I was born on the 5th July 1948 at 2:15 am in the Jubilee at Belfast City hospital. I haven’t had a lot to do going to hospitals till now & everyone has been great. My husband had a lot of operations & was at the hospital quite a lot & was always treated very well. I do hope the NHS never goes away.
I was born on 5 July 1948 and trained ar University of Birmingham Medical School for 6 years including the addition of a year to obtain a BSc Honours Degree alongside my MB, ChB.
I gained my MD and FRCP as I progressed through my junior doctor years often working 168 hours a week!
I am now a Medical Member of His Majesty's Tribunal Service until my enforced retirement on the 75th anniversary if the NHS as it will be my 75th birthday
I was born on July 5th 1948 3.50pm I've always thought I was privileged to be born on that day,maybe coincidence but I've been fairly healthy all my life and still working at 74
I was born at the Elsie Inglis hospital Edinburgh at 1.35 am on the 5 th July 1948. I was one of the first babies born into the NHS. I have always attributed my good health to being an NHS baby.
I was born at 7-15am at Nell lane hospital Manchester on the 5th July 1948, to my amazement the hospital and grounds are Apartments and housing, I went to visit my son, to my surprise he lives in the grounds of the hospital and you can see the origional building from his living room, shocked!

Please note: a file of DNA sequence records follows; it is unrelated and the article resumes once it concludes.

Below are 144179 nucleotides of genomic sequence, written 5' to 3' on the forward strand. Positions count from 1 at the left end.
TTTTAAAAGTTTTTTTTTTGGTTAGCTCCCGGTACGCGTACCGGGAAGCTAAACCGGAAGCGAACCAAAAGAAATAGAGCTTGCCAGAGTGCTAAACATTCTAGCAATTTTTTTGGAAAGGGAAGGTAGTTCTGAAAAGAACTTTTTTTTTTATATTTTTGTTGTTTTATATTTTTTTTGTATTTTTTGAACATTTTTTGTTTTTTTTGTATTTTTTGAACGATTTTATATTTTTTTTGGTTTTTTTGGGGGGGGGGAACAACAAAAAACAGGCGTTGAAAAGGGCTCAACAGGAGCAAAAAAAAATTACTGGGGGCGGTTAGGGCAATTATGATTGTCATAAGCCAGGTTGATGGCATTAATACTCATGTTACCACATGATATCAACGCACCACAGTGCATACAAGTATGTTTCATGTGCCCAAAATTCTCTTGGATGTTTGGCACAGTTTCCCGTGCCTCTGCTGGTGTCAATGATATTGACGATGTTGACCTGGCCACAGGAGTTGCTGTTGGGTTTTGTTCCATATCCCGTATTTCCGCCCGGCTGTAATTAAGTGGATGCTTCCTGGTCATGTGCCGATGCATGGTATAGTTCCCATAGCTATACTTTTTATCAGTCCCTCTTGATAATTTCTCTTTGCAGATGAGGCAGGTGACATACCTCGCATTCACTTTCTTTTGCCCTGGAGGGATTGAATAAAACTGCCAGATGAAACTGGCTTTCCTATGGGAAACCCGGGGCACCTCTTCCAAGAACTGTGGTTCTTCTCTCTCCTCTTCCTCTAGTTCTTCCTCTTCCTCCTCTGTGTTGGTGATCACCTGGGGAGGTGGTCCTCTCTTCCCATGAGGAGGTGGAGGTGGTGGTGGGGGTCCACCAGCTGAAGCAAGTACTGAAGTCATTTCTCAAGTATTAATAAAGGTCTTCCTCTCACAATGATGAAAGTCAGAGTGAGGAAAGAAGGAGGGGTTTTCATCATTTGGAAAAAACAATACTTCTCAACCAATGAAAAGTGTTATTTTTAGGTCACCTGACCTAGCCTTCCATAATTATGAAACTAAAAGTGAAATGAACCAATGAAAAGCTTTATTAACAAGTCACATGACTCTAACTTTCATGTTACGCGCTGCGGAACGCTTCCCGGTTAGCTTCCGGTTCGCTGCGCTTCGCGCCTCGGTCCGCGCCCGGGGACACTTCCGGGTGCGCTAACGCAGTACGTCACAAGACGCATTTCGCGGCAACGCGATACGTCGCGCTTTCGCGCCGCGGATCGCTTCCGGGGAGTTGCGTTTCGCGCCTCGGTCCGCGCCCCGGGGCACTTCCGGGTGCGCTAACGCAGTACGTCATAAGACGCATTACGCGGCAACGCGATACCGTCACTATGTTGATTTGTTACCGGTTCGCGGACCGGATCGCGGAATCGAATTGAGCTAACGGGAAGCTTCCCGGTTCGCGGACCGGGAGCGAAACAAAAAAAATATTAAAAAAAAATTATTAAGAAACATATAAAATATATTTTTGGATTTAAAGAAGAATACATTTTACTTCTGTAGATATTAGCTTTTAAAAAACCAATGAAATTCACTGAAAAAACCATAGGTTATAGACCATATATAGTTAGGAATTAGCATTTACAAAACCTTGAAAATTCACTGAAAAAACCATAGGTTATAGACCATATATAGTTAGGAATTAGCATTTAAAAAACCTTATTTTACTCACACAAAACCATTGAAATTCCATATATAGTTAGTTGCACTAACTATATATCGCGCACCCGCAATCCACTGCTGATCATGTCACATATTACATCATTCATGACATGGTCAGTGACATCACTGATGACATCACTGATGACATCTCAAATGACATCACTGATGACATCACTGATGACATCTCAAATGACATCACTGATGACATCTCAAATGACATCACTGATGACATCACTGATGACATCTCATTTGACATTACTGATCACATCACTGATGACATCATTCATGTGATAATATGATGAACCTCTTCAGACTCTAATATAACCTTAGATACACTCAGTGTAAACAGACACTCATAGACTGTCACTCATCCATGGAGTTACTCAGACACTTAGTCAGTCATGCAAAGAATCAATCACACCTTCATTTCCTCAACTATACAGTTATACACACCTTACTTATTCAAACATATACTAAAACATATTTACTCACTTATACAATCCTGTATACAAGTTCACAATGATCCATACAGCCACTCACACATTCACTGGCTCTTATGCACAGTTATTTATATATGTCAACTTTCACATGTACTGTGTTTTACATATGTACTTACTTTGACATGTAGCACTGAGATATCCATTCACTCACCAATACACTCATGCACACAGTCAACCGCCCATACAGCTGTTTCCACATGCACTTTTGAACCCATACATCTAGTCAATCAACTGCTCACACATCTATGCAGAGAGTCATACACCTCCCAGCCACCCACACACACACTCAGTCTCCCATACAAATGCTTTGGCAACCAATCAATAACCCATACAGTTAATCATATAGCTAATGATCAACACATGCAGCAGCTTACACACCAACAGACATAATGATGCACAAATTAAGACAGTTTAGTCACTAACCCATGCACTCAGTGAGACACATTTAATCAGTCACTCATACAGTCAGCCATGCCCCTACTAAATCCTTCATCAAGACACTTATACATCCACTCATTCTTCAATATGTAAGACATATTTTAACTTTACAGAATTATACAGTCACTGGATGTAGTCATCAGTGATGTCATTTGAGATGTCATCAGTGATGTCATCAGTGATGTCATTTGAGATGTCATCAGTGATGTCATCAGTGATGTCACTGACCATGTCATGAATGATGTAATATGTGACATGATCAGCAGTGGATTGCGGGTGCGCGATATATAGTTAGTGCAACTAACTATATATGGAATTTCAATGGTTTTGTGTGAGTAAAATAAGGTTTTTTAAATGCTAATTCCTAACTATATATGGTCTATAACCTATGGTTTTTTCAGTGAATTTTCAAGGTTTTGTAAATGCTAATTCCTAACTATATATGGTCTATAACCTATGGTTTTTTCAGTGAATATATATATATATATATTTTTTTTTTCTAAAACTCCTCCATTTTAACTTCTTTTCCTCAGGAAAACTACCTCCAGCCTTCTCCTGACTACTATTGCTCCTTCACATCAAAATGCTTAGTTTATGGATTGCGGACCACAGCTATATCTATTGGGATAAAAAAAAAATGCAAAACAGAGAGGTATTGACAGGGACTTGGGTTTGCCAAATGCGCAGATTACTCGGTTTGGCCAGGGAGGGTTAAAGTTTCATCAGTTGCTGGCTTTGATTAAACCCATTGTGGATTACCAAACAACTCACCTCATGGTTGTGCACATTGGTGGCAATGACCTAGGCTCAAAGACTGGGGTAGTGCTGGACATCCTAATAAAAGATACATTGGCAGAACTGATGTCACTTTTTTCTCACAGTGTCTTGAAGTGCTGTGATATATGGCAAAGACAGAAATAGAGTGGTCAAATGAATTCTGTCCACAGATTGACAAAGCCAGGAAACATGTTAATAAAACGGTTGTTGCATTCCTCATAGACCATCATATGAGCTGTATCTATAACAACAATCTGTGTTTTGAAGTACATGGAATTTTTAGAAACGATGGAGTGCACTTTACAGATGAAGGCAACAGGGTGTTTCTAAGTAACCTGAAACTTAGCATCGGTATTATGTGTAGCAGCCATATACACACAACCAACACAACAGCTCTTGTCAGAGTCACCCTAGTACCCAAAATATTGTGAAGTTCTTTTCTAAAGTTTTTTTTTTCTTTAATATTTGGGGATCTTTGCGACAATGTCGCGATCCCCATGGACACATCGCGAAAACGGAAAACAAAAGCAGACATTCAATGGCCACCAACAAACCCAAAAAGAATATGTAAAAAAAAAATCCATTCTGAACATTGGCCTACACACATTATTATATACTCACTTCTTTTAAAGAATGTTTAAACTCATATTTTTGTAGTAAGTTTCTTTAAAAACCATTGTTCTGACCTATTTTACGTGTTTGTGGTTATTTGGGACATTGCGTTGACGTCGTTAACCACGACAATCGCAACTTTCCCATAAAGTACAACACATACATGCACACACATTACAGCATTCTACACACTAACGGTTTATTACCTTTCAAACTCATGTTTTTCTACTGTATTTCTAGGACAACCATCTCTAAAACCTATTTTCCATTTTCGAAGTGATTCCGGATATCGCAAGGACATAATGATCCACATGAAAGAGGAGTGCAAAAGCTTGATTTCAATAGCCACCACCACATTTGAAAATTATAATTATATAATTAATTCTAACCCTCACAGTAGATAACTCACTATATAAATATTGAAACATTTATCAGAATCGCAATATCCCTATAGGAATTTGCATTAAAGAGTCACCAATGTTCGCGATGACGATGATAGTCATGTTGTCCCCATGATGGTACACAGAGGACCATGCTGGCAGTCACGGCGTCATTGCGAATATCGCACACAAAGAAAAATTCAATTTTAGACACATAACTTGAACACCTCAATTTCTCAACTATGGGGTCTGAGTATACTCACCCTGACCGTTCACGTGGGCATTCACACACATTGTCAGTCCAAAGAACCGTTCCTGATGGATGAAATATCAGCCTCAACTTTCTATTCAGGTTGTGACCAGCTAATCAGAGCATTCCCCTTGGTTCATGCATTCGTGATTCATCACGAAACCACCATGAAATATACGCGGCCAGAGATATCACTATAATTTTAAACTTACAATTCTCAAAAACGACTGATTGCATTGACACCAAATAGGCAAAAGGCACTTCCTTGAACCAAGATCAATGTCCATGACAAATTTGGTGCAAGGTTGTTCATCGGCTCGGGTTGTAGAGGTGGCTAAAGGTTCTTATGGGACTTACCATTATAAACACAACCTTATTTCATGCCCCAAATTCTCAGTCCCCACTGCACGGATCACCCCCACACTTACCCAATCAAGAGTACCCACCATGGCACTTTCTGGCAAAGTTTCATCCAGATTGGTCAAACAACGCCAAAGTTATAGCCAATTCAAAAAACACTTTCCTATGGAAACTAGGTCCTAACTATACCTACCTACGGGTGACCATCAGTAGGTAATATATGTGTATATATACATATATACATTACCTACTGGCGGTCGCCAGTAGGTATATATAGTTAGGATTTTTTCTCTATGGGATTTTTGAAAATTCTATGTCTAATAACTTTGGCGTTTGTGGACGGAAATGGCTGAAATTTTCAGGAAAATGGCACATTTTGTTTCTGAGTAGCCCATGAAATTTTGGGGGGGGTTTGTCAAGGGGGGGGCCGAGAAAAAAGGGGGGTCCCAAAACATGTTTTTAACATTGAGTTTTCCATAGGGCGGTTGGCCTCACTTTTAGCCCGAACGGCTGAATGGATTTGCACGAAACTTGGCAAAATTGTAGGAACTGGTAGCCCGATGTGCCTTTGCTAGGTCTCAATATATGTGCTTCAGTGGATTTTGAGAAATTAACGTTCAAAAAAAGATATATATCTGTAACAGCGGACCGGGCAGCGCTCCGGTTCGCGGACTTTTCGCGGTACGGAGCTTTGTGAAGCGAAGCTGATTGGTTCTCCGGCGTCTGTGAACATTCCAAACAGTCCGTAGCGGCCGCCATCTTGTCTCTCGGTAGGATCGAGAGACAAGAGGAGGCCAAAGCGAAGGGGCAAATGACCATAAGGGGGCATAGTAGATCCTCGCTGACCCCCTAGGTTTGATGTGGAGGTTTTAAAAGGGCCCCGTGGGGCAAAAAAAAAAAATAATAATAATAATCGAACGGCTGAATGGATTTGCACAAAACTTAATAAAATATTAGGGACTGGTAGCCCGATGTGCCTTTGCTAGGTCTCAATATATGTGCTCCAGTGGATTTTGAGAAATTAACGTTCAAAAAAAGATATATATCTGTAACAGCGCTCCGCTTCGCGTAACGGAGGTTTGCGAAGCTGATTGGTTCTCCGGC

When created, the NHS was fit for purpose and remained so for a number of years. However, as the demands on the NHS grew, primarily through people living longer, the service did not change adequately to accommodate the extra demands. I am given to believe that the NHS are the second largest employer in the world and it has grown to this size primarily by default and not strategic planning. We now find that both training and communication within hospitals in particular, seem to be at a low, which is resulting in staff leaving in their droves and this is largely because they are feeling undervalued. This creates the added burden of trying to recruit new staff, which is not cost effective. Far better to retain existing staff by making them feel needed and a part of the objective and a good starting point is through training and communication.
I was born at Chase farm hospital enfield 5th july 1948 at 9am...by C Section which I understand was very rare in 1948
My personal experience of the somewhat mythical early diagnosis and treatment diatribe is not born out by fact and that discrepancy is reinforced by the amount of late stage cancers that are discovered following emergency admissions. Could it be that earlier referrals would benefit both patients and the NHS and late referrals ultimately cost the NHS much more money??